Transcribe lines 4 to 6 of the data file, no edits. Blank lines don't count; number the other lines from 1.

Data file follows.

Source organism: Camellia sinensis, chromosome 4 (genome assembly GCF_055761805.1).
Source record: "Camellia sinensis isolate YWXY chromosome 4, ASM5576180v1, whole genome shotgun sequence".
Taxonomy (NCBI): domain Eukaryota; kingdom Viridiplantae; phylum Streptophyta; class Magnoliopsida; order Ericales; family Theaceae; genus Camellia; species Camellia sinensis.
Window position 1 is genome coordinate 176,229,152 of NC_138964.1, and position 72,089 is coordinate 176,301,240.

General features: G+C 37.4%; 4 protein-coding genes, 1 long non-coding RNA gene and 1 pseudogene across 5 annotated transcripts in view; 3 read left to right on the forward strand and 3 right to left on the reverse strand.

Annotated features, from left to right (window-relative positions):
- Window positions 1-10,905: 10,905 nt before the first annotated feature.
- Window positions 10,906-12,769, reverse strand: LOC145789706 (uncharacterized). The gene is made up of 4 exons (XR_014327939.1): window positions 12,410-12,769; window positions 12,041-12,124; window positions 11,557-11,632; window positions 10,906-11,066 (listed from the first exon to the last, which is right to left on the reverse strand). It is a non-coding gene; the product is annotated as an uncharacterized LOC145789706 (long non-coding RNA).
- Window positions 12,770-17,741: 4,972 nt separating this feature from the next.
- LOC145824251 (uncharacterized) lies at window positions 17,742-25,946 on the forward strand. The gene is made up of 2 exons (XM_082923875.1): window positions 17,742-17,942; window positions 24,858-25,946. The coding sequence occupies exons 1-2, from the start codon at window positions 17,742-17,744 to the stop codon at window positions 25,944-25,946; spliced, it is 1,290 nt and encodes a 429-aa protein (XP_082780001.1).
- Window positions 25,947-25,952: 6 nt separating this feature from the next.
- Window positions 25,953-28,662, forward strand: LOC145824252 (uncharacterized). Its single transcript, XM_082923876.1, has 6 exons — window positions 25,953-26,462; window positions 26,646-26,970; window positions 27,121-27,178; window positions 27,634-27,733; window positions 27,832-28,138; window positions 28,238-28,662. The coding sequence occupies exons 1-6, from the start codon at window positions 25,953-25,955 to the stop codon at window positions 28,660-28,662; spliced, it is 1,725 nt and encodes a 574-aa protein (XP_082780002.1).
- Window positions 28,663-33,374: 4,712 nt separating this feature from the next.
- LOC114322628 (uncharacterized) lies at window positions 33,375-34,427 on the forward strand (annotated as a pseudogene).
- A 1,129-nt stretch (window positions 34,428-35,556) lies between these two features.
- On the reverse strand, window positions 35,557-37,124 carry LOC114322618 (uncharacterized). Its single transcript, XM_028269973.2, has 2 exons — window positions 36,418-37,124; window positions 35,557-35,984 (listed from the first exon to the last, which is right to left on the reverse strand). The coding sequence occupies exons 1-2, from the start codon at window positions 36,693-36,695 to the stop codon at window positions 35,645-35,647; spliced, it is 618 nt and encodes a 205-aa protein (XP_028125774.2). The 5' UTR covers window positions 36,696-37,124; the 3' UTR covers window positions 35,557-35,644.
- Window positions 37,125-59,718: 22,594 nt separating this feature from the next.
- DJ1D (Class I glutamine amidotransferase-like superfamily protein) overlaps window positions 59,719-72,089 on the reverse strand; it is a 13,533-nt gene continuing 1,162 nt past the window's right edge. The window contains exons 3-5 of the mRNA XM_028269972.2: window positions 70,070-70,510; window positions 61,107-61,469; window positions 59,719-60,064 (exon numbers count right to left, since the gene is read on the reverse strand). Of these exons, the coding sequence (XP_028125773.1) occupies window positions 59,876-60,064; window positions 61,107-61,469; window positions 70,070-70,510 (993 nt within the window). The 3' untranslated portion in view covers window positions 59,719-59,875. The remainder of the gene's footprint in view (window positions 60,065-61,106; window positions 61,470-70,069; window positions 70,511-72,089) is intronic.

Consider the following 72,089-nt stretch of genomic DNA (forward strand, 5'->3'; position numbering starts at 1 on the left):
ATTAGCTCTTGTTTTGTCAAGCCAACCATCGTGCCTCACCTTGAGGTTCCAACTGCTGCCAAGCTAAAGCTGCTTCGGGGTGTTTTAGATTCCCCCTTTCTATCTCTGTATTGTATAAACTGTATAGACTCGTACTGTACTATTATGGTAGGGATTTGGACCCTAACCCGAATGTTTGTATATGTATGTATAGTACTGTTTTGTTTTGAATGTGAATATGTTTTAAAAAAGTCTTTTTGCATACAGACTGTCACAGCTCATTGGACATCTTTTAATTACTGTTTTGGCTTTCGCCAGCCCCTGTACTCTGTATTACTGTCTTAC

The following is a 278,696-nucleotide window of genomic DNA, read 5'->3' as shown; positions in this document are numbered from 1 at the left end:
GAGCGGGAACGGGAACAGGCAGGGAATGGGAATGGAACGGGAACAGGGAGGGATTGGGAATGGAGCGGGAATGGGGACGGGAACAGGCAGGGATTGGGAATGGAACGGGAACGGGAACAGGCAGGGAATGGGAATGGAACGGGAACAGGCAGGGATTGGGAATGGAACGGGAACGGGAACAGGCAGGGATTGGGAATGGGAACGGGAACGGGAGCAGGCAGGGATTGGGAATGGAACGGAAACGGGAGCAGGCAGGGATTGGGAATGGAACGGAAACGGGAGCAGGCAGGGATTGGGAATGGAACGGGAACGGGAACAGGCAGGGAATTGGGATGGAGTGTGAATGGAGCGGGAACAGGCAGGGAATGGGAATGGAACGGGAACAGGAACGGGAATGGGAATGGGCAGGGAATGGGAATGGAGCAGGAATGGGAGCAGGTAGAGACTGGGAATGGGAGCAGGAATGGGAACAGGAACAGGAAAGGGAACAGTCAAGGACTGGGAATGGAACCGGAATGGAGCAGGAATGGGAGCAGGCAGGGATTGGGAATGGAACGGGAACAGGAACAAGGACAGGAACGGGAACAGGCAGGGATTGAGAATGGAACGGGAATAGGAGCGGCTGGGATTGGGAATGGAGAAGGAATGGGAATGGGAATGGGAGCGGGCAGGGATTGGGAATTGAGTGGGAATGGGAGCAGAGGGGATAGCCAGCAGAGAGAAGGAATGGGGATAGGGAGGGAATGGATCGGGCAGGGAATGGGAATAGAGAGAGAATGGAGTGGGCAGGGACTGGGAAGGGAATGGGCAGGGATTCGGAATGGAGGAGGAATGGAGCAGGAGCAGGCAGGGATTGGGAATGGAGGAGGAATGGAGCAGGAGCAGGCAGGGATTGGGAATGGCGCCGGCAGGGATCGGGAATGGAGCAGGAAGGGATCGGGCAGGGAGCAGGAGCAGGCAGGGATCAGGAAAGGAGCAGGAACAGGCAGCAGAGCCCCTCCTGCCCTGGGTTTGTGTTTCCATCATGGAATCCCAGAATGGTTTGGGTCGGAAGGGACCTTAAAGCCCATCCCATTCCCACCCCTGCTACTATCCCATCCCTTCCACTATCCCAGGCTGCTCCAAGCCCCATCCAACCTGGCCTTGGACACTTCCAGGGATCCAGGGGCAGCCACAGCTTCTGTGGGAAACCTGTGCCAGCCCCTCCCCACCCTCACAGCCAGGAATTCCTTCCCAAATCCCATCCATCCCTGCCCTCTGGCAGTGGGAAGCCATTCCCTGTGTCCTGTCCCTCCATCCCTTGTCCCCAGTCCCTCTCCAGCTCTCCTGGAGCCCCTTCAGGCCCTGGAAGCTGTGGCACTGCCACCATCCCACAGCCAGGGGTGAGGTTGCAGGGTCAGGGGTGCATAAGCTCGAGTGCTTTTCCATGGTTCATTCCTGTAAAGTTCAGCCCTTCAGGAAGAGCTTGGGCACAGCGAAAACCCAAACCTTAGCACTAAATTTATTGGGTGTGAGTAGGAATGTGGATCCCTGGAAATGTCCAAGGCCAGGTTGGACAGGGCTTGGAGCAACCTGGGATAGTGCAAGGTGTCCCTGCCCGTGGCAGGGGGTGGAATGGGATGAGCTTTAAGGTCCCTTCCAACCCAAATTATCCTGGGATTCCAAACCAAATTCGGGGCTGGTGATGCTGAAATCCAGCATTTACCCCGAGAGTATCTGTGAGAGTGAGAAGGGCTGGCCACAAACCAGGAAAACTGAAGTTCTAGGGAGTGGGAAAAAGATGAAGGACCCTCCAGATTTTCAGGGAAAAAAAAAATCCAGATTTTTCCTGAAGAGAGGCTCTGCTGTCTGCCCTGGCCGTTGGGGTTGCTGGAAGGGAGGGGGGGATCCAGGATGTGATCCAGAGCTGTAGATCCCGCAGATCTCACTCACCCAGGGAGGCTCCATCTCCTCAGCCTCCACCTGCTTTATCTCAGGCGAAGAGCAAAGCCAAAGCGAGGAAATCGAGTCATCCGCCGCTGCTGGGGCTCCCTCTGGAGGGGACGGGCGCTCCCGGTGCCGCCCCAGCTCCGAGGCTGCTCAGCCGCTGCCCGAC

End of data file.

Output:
Window position 1 is genome coordinate 176,229,152 of NC_138964.1, and position 72,089 is coordinate 176,301,240.

General features: G+C 37.4%; 4 protein-coding genes, 1 long non-coding RNA gene and 1 pseudogene across 5 annotated transcripts in view; 3 read left to right on the forward strand and 3 right to left on the reverse strand.

Annotated features, from left to right (window-relative positions):